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and subsequently printed by order of the House of Commons (Parl. Papers, 121, i. fol. 1859). At the outset his scheme was rejected by the government, who held that a supplementary exhibition gallery to the British Museum was all that was reasonably required. The scientific public, the officers of the museum, and the trustees were much divided as to whether it would be better to endeavour to obtain ground for an extension in the neighbourhood of the existing museum, or to remove a portion of the collection to another locality. After some apparent hesitation, Owen threw himself strongly on the side of those who took the latter view, and he urged upon the government, and upon the public generally, in annual museum returns, lectures, and pamphlets, the desirability of the scheme. By 1863 opinion had sufficiently advanced for the purchase of land at South Kensington to be voted in parliament, but it was not until ten years later that the building was actually commenced. It was opened to the public in 1881. In his address as president of the Biological Section of the British Association at the York meeting in 1881, Owen gave a history of the part he took in promoting the building of the new museum, including his success in enlisting the sympathy of Mr. Gladstone, by whose powerful aid the difficulties and opposition with which the plan was met in parliament were mainly overcome. His earlier views upon the subject are fully explained in a small work entitled ‘On the Extent and Aims of a National Museum of Natural History,’ published in 1862, being an expansion of the lecture he gave at the Royal Institution in the previous year. Much controversy arose as to the best principle of museum organisation. Owen adhered to the old view of a public exhibition on a very extensive scale, while the greater number of naturalists of the time preferred the system of dividing the collections into a comparatively limited public exhibition, the bulk of the specimens being kept in a manner accessible only to the researches of advanced students. The Royal Commission on the Advancement of Science, of which the Duke of Devonshire was chairman, investigated the subject fully, and reported (in 1874) in favour of the latter view; but in the new building at South Kensington there was, unfortunately, little provision made for carrying it out in a satisfactory manner.

In 1859, in his report to the trustees, Owen recommended that the new museum building, ‘besides giving the requisite accommodation to the several classes of natural history objects, as they had been by authority exhibited and arranged for public instruction and gratification, should also include a hall or exhibition space for a distinct department, adapted to convey an elementary knowledge of the subjects of all the divisions of natural history to the large proportion of public visitors not specially conversant with any of those subjects.’ And subsequently he advocated, with greater distinctness, ‘an apartment devoted to the specimens selected to show type characters of the principal groups of organised and crystallised forms. This would constitute an epitome of natural history, and should convey to the eye, in the easiest way, an elementary knowledge of the sciences.’ In every modification which the plans of the new building underwent, a hall for the purpose indicated in the above passages formed a prominent feature, being in the later stages of the development of the building, called, for want of a better name, the ‘Index Museum.’ Though Owen gave the suggestion and designed the general plan of the hall, the arrangement of its contents was left to his successor to carry out.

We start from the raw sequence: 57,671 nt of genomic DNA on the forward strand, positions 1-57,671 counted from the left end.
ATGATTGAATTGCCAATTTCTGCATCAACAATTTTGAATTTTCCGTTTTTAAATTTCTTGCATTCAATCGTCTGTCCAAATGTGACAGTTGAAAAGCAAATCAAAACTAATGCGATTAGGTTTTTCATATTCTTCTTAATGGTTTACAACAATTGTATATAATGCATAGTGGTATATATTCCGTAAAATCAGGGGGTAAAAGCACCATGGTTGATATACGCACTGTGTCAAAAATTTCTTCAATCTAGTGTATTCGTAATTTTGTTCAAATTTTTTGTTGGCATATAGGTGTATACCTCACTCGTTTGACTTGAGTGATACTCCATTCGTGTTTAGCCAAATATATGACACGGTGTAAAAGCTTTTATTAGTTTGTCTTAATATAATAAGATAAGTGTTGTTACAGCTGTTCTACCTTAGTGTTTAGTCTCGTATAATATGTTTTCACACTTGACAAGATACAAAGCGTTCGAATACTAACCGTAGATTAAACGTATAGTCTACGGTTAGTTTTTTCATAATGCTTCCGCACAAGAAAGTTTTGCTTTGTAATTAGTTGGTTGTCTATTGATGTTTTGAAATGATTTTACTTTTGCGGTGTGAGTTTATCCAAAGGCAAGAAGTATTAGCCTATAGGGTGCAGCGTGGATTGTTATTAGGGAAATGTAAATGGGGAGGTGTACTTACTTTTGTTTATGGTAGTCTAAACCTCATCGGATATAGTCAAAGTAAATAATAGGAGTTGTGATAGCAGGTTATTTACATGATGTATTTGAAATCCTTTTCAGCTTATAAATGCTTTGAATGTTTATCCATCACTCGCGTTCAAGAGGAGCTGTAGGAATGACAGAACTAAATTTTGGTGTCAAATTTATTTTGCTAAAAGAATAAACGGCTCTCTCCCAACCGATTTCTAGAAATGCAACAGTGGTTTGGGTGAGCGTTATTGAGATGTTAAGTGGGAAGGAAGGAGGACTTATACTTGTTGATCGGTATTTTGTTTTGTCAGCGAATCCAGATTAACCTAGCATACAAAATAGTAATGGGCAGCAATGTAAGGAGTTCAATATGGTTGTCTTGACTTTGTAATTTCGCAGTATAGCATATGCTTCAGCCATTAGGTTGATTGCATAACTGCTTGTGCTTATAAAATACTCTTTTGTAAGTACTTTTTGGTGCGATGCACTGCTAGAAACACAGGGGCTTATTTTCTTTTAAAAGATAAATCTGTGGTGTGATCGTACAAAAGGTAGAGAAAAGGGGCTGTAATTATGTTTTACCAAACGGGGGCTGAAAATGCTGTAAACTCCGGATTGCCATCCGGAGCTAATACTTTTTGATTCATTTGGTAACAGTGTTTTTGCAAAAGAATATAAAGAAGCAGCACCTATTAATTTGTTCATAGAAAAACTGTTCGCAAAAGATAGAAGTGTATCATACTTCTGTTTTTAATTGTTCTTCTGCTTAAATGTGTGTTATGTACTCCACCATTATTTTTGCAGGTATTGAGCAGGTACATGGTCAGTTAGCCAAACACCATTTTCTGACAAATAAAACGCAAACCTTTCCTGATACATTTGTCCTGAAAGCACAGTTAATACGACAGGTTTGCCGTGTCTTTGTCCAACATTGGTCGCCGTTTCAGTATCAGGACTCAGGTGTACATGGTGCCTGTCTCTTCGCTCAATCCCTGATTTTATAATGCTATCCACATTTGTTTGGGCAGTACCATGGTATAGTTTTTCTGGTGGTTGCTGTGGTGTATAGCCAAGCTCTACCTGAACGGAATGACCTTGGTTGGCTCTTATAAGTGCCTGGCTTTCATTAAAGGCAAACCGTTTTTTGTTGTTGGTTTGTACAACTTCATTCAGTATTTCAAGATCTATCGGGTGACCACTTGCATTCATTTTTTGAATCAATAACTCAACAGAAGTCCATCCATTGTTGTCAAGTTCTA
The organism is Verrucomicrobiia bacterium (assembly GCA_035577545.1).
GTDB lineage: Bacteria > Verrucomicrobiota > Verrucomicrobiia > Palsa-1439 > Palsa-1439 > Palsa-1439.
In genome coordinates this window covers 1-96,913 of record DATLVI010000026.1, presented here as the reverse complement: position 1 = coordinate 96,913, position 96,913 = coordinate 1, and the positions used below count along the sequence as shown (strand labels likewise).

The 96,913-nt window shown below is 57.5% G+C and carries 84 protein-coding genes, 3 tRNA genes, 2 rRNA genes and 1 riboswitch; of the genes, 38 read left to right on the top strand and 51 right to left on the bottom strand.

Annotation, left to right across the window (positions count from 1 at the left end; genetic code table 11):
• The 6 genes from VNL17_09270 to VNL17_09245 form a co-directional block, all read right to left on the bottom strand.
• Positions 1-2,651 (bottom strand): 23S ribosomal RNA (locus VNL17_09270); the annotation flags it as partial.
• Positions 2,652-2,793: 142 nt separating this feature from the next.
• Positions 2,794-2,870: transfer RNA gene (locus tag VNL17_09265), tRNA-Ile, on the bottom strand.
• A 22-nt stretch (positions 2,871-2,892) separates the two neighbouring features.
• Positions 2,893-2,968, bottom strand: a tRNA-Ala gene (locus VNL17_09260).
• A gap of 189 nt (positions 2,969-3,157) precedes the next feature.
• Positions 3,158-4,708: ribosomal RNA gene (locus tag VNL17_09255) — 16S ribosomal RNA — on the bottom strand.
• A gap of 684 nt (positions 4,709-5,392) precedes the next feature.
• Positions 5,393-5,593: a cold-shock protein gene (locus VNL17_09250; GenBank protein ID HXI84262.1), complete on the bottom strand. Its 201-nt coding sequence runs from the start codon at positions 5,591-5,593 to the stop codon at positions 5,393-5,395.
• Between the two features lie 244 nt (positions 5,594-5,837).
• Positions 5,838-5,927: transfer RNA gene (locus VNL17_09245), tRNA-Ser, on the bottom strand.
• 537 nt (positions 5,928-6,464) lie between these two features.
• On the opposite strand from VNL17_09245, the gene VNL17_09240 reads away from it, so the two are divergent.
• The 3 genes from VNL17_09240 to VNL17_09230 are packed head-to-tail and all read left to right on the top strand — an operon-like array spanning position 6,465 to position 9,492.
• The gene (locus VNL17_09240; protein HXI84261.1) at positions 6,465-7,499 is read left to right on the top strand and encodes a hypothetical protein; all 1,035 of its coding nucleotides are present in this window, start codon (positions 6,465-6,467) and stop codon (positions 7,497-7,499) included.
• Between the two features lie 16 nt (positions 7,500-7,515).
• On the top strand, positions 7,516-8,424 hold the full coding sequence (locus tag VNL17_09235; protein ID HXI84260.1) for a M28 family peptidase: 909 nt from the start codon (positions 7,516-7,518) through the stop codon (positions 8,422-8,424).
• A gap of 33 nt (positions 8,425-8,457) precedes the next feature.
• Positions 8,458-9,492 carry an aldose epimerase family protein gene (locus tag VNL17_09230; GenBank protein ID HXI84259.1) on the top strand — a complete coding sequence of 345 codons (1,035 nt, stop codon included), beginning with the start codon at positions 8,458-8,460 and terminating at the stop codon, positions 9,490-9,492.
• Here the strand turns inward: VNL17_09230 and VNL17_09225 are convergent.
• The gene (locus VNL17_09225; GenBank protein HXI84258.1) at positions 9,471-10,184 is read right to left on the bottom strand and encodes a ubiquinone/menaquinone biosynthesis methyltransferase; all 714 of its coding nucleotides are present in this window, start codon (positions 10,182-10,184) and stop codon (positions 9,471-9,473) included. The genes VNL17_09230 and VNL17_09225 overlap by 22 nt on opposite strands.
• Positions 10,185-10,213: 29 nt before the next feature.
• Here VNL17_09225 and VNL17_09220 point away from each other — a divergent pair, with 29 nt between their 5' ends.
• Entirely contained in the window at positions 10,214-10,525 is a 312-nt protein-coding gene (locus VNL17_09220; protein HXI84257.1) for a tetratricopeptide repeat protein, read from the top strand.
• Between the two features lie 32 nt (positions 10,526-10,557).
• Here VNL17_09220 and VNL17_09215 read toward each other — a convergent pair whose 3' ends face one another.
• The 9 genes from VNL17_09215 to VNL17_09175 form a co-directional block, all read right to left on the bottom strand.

In another part of his original scheme he was less successful. The lecture theatre which he had throughout urged with great pertinacity as a necessary accompaniment to a natural history museum, was, as he says in the address referred to above, ‘erased from my plan, and the elementary courses of lectures remain for future fulfilment.’

On several other important questions of museum arrangement Owen allowed his views, even when essentially philosophical as well as practical, to be overruled. As long ago as December 1841 he submitted to the museum committee of the Royal College of Surgeons the question of incorporating in one catalogue and system of arrangement the fossil bones of extinct animals with the specimens of recent osteology; and shortly afterwards laid before the committee a report pointing out the advantages of such a plan. Strangely enough, though receiving the formal approval of the council, no steps were taken to carry it out as long as he was at the college. He returned to the question in reference to the arrangement of the new National Museum, and, although no longer advocating so complete an incorporation of the two series, apparently in consideration of the interests of the division into ‘departments’ which he found in existence there, he says: ‘The department of zoology in such a museum should be so located as to afford the easiest transit from the specimens of existing to those of extinct animals. The geologist specially devoted to the study of the evidence of extinct vegetation ought, in like manner, to have means of comparing his